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Scoliosis and Spinal Disorders

Open Access

Gait analysis in adolescent idiopathic scoliosis walking with Boston brace

  • Mohammad Taghi Karimi1,
  • Mahsa Kavyani1 and
  • Mohammad Reza Etemadifar2
Scoliosis20149(Suppl 1):O24

Published: 4 December 2014


Scoliosiskinematicrange of motion


Adolescent idiopathic scoliosis (AIS) can affect spine mobility and gait mechanisms. In some of the related science research it is showed that the kinematic differences in the spine, pelvis and lower limb may contribute to the causation and progression of idiopathic scoliosis. Various treatment methods have being used for scoliosis, however using brace is a commonly used method in this regard. Nowadays little is known about the effects of bracing on gait biomechanics in scoliotic patients. The aim of this investigation was to identify the immediate effects of bracing on improvement of asymmetries in lower limb kinematics and pelvic and back movements during level walking in scoliotic subject.


Twenty subjects (10 healthy subjects and 10 AIS with thoracolumbar/lumbar curve) were recruited in this study. Gait analysis was assessed using a three-dimensional motion analysis and a Kistler force plate. Scoliotic patients were assessed with and without Boston brace. Spatiotemporal gait parameters and kinematic parameters of the thorax, pelvis, hip, knee and ankle joints were the parameters used in this study.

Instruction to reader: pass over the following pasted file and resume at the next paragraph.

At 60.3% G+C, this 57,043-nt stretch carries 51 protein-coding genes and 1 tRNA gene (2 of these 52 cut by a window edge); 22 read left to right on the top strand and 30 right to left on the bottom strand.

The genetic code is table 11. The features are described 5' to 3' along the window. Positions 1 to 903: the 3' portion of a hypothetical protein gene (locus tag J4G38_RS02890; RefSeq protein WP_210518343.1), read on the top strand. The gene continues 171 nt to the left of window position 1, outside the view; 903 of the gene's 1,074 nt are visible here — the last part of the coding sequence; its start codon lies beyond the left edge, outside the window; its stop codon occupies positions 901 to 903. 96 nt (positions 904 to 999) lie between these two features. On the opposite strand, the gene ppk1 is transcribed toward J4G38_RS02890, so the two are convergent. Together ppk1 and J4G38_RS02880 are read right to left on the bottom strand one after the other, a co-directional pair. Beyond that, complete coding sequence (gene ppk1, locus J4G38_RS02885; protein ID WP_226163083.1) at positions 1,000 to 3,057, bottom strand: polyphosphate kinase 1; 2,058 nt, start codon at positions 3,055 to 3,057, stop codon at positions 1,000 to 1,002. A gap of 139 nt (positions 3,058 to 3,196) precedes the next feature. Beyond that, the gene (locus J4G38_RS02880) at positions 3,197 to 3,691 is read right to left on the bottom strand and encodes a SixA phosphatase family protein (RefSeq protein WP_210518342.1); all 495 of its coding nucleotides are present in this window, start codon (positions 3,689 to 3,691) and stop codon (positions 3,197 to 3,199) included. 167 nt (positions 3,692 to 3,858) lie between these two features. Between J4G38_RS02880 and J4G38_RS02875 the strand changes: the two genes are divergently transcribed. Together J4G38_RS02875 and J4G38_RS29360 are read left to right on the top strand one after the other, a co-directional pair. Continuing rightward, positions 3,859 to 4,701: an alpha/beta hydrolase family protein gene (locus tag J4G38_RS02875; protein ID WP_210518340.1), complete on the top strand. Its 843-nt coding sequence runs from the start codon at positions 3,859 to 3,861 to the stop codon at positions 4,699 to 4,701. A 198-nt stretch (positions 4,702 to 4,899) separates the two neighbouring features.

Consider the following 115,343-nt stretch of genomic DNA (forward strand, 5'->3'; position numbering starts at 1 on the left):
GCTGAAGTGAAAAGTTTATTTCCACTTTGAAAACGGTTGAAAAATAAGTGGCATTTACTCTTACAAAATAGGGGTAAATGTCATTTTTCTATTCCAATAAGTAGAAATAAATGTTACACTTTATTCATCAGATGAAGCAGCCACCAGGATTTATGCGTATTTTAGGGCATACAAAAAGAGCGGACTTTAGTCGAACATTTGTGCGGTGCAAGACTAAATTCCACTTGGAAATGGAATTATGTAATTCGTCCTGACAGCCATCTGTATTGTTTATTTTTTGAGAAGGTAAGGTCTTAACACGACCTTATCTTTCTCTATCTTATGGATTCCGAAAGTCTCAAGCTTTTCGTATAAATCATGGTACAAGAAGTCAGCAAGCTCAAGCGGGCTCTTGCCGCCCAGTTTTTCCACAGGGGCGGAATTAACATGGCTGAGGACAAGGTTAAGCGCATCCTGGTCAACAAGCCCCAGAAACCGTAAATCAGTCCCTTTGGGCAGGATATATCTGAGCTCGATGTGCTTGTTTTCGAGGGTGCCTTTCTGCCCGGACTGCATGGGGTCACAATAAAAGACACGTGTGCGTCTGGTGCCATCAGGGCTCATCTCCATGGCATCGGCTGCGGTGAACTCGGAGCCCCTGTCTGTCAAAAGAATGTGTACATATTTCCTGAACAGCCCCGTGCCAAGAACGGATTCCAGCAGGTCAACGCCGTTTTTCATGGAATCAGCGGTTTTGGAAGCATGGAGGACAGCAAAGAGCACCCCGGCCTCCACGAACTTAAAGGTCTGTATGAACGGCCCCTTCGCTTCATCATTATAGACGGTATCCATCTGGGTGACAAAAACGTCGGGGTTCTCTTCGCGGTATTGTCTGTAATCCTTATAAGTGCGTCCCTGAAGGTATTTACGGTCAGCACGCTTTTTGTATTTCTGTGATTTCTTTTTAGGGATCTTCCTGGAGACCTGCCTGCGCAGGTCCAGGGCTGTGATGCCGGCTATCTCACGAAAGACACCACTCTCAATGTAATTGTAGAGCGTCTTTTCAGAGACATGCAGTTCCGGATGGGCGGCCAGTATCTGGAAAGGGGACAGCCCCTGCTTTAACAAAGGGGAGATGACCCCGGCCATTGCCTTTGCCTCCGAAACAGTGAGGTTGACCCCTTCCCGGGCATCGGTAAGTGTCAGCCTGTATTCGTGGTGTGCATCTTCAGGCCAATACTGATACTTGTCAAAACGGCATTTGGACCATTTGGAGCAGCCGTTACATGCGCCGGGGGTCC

Bracing had no significant effect on body segment excursion of ankle, knee and hip joints; however pelvis and hip motions were significantly reduced in all AIS patients.


The use of orthosis seems to improve the symmetry of motion of right and left sides in hip and pelvic. However it reduces the motions of these joint in scoliotic subjects.

Authors’ Affiliations

Musculoskeletal Research Center, Isfahan University of Medical sciences, Isfahan, Iran
Orthopedic Surgery Department, School of Medicine, Isfahan University of Medical sciences, Isfahan, Iran


© Karimi et al; licensee BioMed Central Ltd. 2014

This article is published under license to BioMed Central Ltd. This is an Open Access article distributed under the terms of the Creative Commons Attribution License (, which permits unrestricted use, distribution, and reproduction in any medium, provided the original work is properly cited. The Creative Commons Public Domain Dedication waiver ( applies to the data made available in this article, unless otherwise stated.